Southern literature is awash in stories about sensitive young boys with domineering mothers, dissolute fathers and quirky extended families. Malcolm Jones’ Little Boy Blues partakes of all these elements, but he doesn’t turn any of them into the usual cut-and-paste stereotypes.
Now a cultural critic for Newsweek, Jones writes of his early boyhood years in Winston-Salem, North Carolina, and of the emotional pain and confusion his schoolteacher mother and alcoholic father incidentally inflicted on him. Jones was born in 1952, 10 years after his parents married. By the time he came along—he would be an only child—his father was already drinking heavily, unable to keep a job and often absent for long and unexplained periods. When Jones was 11, his parents divorced. His mother made the most of her “martyrdom,” always letting her “brave little man” know how much she depended on him to reflect well on her. Consequently, he grew up pretty much a loner. If there were best friends or wise teachers in whom Jones confided or found ongoing solace, he fails to mention them.
Instead, Jones turned to music, movies and television for comfort. He recalls being enraptured by an ancient Chris Bouchillon phonograph record he found at his grandmother’s house when he was five. Then there was the summer he spent with his father, during which they would sit together in the evening and watch the Lester Flatt & Earl Scruggs TV show. Often he and his mother attended movies together, after which they would discuss them. But even here, her discontent and self-absorption always tainted the experience.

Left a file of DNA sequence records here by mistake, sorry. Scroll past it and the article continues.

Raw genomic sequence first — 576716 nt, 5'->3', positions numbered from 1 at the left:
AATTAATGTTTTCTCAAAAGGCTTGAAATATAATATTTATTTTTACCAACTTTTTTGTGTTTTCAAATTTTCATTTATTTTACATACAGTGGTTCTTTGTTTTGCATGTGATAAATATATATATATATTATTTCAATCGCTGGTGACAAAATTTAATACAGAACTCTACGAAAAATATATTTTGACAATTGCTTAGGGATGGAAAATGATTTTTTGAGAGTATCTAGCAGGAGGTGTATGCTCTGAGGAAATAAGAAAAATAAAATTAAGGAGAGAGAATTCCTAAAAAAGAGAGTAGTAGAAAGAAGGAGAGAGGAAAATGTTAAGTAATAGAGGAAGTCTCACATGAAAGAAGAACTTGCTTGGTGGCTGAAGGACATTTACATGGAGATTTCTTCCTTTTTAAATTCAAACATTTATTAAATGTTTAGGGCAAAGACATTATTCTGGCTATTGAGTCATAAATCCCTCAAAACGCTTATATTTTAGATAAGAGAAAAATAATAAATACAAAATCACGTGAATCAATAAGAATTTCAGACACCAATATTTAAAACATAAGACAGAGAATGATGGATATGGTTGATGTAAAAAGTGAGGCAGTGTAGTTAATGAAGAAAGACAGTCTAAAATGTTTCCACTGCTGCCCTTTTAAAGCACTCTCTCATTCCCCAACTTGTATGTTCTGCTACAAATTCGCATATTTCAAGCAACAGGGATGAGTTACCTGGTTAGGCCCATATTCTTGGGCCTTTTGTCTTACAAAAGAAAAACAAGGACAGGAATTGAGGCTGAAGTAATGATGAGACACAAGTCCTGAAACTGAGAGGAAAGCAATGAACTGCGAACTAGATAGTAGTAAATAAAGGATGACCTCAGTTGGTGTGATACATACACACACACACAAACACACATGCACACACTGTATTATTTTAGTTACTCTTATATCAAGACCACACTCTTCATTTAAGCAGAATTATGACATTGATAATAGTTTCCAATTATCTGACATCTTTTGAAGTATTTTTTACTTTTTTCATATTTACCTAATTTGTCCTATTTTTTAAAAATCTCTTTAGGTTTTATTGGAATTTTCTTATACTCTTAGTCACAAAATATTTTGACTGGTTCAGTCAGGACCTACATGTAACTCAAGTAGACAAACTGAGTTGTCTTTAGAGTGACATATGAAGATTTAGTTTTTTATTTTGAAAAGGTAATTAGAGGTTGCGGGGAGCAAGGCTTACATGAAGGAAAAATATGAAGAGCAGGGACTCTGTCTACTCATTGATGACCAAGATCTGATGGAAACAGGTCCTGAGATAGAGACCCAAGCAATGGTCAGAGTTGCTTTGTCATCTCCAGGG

Jones writes with a curiously detached tone, almost as if he’s describing someone else, and he offers no happy ending, no moments of lightheartedness. Although he remained a dutiful son, the tension between who he was and who his mother wanted him to be never abated. She died in 2004, when she was 90. “My mother hated change, especially in me,” he concludes. “But that took years to figure out.”
Edward Morris reviews from Nashville.